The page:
First published to great acclaim in 1979, At the Pillars of Hercules (a title taken from a certain Soho pub) confirmed Clive James’s place as a writer of immense talent. This new paperback edition is as entertaining and elegant as ever. His main topics are contemporary poetry, aesthetics and the theory and practice of criticism, the popular novel, and the literature of modern history and politics. His discussions range from the legacy of Auden and Larkin to Gore Vidal and Lord Longford. His inimitable wit and candour are ever present.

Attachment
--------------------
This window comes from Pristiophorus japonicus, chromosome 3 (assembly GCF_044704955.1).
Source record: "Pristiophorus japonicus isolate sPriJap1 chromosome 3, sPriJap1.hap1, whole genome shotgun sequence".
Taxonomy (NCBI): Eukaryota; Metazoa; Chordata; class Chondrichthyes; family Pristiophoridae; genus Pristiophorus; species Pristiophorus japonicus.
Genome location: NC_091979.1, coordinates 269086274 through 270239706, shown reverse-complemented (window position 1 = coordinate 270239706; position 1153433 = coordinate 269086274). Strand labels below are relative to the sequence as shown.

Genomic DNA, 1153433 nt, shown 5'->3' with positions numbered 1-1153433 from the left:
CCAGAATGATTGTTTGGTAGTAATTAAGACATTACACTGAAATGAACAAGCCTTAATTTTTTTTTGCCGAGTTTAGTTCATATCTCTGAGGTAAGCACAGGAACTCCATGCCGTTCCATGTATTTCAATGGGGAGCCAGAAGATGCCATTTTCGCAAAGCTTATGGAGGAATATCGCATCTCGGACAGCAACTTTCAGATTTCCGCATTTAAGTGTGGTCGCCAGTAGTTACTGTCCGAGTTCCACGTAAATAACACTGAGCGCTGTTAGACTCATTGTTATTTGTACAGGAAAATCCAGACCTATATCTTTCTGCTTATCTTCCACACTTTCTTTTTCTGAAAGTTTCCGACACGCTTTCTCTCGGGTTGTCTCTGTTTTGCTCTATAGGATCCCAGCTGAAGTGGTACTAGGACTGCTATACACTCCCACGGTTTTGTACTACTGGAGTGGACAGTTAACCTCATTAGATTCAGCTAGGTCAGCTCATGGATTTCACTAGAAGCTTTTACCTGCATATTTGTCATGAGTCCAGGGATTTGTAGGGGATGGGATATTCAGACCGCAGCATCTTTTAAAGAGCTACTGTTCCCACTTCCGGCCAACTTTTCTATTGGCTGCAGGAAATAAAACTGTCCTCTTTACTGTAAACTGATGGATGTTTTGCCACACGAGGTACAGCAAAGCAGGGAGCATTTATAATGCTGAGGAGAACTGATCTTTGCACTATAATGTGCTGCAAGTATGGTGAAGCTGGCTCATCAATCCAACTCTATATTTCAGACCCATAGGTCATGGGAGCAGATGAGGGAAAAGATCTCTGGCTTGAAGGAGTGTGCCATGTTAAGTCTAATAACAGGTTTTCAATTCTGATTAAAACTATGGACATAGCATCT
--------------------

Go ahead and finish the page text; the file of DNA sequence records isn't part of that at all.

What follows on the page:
‘The opportunity offered me by the London literary editors – overqualified, confident, and mischievous to a man, especially the women – was too good to miss. Anything I felt like throwing into the review, they would print. Over the top was exactly the way they wanted me to go. As long as they understood it themselves, no reference could be too obscure or allusion too fleeting. In those days the reader, if he encountered something on the page that he could not immediately understand, was still trusted to renew his subscription . . . All you have to remember is that you’re not the whole show. I sometimes still had trouble remembering that, but I like to think, looking back, that solipsism made my admiration for others seem the more selfless – with the concomitant benefit that I could do a better hatchet job without being thought of as having laid claim to a monopoly of objective truth’ Clive James, from the new introduction